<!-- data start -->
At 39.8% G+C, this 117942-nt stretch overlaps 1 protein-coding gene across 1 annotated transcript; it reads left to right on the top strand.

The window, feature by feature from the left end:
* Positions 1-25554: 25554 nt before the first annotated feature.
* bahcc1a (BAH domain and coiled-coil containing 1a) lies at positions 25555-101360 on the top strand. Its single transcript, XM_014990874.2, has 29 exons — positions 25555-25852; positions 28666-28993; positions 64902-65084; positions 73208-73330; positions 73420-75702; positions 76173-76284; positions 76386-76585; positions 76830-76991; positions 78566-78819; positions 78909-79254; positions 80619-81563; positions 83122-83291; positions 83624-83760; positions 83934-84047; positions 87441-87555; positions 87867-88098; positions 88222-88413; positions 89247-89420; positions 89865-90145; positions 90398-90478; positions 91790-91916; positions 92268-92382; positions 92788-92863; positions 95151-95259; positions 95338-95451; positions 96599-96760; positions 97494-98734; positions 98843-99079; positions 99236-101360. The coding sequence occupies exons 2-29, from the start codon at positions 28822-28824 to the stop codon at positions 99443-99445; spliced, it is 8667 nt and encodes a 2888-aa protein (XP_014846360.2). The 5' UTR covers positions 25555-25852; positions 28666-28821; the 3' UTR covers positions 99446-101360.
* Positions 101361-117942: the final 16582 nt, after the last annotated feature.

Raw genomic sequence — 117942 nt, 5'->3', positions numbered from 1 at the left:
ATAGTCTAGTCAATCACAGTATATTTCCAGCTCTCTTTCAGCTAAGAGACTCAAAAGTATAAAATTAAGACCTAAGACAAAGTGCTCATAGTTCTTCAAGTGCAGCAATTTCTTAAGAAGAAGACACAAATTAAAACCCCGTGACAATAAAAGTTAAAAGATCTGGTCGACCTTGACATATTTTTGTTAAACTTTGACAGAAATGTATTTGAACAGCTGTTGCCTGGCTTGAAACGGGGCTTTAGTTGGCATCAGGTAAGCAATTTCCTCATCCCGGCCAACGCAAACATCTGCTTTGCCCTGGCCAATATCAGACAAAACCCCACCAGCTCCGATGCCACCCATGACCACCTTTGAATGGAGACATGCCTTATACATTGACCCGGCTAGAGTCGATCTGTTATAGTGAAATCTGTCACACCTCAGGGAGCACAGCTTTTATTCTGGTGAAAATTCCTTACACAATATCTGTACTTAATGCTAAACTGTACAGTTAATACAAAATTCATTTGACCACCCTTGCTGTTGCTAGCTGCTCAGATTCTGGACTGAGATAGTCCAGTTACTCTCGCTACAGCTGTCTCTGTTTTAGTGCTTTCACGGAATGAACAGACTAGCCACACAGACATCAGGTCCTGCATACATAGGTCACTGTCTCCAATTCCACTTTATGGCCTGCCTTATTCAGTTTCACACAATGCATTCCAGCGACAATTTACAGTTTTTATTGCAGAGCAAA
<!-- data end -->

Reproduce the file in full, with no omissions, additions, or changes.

At 39.8% G+C, this 117942-nt stretch overlaps 1 protein-coding gene across 1 annotated transcript; it reads left to right on the top strand.

The window, feature by feature from the left end:
* Positions 1-25554: 25554 nt before the first annotated feature.
* bahcc1a (BAH domain and coiled-coil containing 1a) lies at positions 25555-101360 on the top strand. Its single transcript, XM_014990874.2, has 29 exons — positions 25555-25852; positions 28666-28993; positions 64902-65084; positions 73208-73330; positions 73420-75702; positions 76173-76284; positions 76386-76585; positions 76830-76991; positions 78566-78819; positions 78909-79254; positions 80619-81563; positions 83122-83291; positions 83624-83760; positions 83934-84047; positions 87441-87555; positions 87867-88098; positions 88222-88413; positions 89247-89420; positions 89865-90145; positions 90398-90478; positions 91790-91916; positions 92268-92382; positions 92788-92863; positions 95151-95259; positions 95338-95451; positions 96599-96760; positions 97494-98734; positions 98843-99079; positions 99236-101360. The coding sequence occupies exons 2-29, from the start codon at positions 28822-28824 to the stop codon at positions 99443-99445; spliced, it is 8667 nt and encodes a 2888-aa protein (XP_014846360.2). The 5' UTR covers positions 25555-25852; positions 28666-28821; the 3' UTR covers positions 99446-101360.
* Positions 101361-117942: the final 16582 nt, after the last annotated feature.

Raw genomic sequence — 117942 nt, 5'->3', positions numbered from 1 at the left:
ATAGTCTAGTCAATCACAGTATATTTCCAGCTCTCTTTCAGCTAAGAGACTCAAAAGTATAAAATTAAGACCTAAGACAAAGTGCTCATAGTTCTTCAAGTGCAGCAATTTCTTAAGAAGAAGACACAAATTAAAACCCCGTGACAATAAAAGTTAAAAGATCTGGTCGACCTTGACATATTTTTGTTAAACTTTGACAGAAATGTATTTGAACAGCTGTTGCCTGGCTTGAAACGGGGCTTTAGTTGGCATCAGGTAAGCAATTTCCTCATCCCGGCCAACGCAAACATCTGCTTTGCCCTGGCCAATATCAGACAAAACCCCACCAGCTCCGATGCCACCCATGACCACCTTTGAATGGAGACATGCCTTATACATTGACCCGGCTAGAGTCGATCTGTTATAGTGAAATCTGTCACACCTCAGGGAGCACAGCTTTTATTCTGGTGAAAATTCCTTACACAATATCTGTACTTAATGCTAAACTGTACAGTTAATACAAAATTCATTTGACCACCCTTGCTGTTGCTAGCTGCTCAGATTCTGGACTGAGATAGTCCAGTTACTCTCGCTACAGCTGTCTCTGTTTTAGTGCTTTCACGGAATGAACAGACTAGCCACACAGACATCAGGTCCTGCATACATAGGTCACTGTCTCCAATTCCACTTTATGGCCTGCCTTATTCAGTTTCACACAATGCATTCCAGCGACAATTTACAGTTTTTATTGCAGAGCAAA